The circuit and program could easily be adapted for photographic triggers for water droplet images or any timing beam project.
Step 1: Components
- the Arduino Duemilanova
- the ioBridge io-204 monitoring system and serial module
- two IR emitters
- two IR phototransistors
- a 47 ohm resistor
- two One megohm potentiometers
- a few bits of wires, glue and some plastic tube
Step 2: Details
The IR emitters are the SFH409 GaaS T1 type and they are matched to SFH309Fa-5 T1 filtered transistors.
The emitters are wired in series from the Arduino 5 volt supply via a 47ohm resistor to limit the current flowing through them.
The phototransistors are individually wired in series with the 1 megohm potentiometers to create a pair of voltage dividers. When the IR beams are not broken the monitored voltages will be at 5 volts and when they are interrupted the voltages drop towards 0.6 volts.
The variable voltages are fed into two of the arduino analogue pins and are monitored using a small program on the Arduino. When each beam is broken the voltage drops below the user defined threshold and the programme measures the time taken between the beams being broken forming a simple speed trap.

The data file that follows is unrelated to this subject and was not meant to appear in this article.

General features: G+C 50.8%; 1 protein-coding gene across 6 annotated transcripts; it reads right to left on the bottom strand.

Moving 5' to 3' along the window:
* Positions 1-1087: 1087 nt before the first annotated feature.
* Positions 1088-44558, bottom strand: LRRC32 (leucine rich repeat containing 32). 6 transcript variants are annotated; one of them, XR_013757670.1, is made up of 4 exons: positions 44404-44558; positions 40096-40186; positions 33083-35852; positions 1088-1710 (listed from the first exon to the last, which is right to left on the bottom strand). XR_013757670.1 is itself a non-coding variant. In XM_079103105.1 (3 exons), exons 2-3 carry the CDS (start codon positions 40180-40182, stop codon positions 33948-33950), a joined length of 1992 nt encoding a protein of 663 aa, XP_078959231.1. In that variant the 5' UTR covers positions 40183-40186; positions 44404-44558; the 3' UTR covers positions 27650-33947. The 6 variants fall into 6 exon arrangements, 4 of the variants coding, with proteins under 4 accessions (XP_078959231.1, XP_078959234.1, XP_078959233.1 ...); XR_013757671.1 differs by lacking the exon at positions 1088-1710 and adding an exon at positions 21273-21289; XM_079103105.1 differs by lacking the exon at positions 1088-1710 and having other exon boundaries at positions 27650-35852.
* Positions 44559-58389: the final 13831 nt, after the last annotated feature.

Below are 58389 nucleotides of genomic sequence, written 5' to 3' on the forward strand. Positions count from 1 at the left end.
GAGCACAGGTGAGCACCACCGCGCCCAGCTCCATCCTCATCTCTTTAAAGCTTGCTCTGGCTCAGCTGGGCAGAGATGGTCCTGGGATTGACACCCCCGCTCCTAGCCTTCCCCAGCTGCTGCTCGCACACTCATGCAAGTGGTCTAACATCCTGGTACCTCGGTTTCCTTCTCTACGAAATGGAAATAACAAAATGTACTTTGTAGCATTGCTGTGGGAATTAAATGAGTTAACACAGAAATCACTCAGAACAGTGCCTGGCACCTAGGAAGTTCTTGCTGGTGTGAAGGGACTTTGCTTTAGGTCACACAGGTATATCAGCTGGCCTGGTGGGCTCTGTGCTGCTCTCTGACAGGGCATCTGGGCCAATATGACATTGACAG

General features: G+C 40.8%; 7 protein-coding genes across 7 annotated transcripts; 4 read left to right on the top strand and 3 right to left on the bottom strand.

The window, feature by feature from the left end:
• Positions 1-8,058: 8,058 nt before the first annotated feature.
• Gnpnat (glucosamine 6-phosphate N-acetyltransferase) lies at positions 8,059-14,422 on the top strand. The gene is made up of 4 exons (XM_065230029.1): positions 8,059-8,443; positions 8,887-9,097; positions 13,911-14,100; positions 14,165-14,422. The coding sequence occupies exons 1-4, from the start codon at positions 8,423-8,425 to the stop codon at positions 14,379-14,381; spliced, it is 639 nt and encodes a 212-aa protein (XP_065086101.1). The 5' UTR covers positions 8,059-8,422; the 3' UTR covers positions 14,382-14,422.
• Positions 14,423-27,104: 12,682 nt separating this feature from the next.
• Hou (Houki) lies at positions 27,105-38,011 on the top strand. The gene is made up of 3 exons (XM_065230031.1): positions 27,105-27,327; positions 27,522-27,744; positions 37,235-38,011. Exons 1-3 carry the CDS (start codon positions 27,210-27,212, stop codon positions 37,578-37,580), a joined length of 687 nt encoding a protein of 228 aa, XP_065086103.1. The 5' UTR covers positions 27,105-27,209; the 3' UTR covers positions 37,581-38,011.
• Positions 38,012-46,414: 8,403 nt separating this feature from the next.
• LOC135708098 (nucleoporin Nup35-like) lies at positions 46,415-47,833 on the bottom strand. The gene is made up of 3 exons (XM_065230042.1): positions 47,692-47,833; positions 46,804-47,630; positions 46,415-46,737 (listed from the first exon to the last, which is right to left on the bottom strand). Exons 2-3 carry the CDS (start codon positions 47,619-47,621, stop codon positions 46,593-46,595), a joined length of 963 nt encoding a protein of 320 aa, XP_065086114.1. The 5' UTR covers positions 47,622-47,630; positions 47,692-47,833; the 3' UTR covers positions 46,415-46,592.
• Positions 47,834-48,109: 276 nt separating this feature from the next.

The calculated velocity is then sent via the Tx/Rx pins on the Arduino to the serial module on the ioBridge. The ioBridge dashboard is configured to listen for the data being sent from the Arduino and a serial widget is used to redisplay the velocity on the Burp the Frog webpage.
To waterproof the emitters and transistors I bonded them into some small pieces of plastic tube which were then glued to an ornament in the aquarium. The tubes also eliminate a lot of the ambient light which may affect phototransistors which are not specifically designed for IR light.
Step 3: Arduino Code
The basic code for the Arduino can be downloaded here: